Superconducting digital electronics is experiencing one of the largest transformations in the last two decades. This dramatic change is triggered by the recent shift from performance to energy efficiency as the primary metric dictating the course of computing progress across all technologies from CMOS to new nano-devices. This was caused by the run-away increase of power requirements of modern data centers and next generation of supercomputers. Until recently, superconducting digital circuits based on conventional Rapid Single Flux Quantum (RSFQ) logic were aimed to achieving higher and higher speed. Now, the low power and high energy-efficiency dominate the requirements for computing from high-end supercomputers to circuits controlling qubits and processing cryogenic detector outputs. As a result, a number of low-power post-RSFQ logic families have been introduced. The ultimately low power dissipation can even reach below the thermodynamic limit in physically and logically reversible circuits. Furthermore, the augmentation of traditional Josephson junctions with spintronic elements, inclusion of ferromagnetic layers, and hybridization with semiconductor elements significantly enhances functional capabilities of superconducting digital technologies.  These lead to solving long-standing, hard problems of cryogenic dense memories capable of working with SFQ digital circuits and high-bandwidth interfaces from cryogenic to room temperature electronics, which were the biggest impediments for the growth of superconducting digital electronics. Among these new devices are superconductor-ferromagnetic magnetic Josephson junctions combining superconductivity and ferromagnetism, two antagonistic order parameters, leading to the device characteristics unattainable in pure superconducting or magnetic structures. The properties of such magnetic junctions can be made compatible to traditional Josephson junctions and integrated into a single circuit. High complexity superconductive computing is impossible without a high-yield, high integration density fabrication process capable of producing complex microprocessor and memory chips. The recent resurgence of process techniques paves a way to integrating digital processing and memory circuits, leading to computing microarchitecture options unavailable earlier. Careful selection and adaptation of architectures for the implementation of superconductive computing circuits and systems can achieve better utilization of a potential offered by superconductivity and provide a significant advantage compare to other technologies. These innovations happened just within last few years dramatically increase a potential of superconductivity addressing many known critical problems which prevented the insertion of superconductivity into computing applications in the past.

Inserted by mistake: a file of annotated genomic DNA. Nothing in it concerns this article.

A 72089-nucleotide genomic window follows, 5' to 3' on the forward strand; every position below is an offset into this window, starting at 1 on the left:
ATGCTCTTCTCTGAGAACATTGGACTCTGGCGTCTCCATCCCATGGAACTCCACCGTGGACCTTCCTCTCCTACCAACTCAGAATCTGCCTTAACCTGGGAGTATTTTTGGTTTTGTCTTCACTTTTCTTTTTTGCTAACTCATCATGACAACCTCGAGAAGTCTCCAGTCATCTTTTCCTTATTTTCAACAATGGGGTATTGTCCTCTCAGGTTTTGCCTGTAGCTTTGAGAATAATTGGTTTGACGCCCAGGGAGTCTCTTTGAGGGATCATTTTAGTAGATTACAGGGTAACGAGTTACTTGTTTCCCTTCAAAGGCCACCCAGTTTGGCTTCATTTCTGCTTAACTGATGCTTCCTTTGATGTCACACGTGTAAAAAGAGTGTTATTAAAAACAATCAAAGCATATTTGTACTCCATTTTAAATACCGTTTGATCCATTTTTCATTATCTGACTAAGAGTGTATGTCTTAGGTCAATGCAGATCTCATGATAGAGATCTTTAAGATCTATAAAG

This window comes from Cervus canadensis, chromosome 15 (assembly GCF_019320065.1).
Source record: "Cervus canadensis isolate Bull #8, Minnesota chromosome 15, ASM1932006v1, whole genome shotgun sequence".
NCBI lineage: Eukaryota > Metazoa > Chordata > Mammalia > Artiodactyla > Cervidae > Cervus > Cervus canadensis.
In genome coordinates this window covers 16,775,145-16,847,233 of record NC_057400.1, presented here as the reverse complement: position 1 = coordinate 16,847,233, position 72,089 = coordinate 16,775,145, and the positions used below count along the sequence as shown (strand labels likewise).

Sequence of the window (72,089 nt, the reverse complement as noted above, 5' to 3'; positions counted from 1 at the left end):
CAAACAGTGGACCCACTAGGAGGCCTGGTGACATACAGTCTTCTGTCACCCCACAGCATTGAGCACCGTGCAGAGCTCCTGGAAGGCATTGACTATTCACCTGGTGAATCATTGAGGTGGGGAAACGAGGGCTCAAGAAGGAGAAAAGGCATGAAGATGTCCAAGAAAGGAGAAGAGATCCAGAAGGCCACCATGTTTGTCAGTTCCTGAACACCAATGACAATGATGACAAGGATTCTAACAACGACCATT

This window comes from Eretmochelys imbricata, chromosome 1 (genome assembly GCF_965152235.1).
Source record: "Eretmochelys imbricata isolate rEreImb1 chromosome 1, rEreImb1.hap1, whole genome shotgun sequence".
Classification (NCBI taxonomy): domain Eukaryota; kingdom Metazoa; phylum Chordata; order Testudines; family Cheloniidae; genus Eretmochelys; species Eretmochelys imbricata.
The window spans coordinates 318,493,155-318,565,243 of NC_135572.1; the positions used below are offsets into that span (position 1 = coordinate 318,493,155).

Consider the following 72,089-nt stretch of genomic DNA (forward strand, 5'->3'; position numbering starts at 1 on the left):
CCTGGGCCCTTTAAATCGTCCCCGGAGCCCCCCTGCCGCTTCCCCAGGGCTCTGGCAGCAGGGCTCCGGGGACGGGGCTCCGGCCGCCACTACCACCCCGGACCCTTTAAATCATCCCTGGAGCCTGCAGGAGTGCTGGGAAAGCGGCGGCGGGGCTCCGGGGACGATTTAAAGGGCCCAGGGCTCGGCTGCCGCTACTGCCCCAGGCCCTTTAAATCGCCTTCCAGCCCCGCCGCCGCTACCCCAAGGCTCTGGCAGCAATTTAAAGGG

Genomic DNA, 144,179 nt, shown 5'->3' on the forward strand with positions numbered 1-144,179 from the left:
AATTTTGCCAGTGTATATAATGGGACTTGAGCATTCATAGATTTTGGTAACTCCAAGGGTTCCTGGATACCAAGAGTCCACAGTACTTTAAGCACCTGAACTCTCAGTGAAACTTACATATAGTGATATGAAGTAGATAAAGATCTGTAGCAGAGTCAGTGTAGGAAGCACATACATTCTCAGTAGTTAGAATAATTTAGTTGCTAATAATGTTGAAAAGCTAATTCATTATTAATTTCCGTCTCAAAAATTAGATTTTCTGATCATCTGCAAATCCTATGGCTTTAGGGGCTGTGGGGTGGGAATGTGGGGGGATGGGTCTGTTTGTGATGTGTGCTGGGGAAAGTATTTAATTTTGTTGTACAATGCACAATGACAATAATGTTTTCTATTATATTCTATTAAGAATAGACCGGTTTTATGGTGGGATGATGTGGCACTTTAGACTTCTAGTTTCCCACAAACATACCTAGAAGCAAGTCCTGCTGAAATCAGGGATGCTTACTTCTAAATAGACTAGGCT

Advances in MgB2 Conductors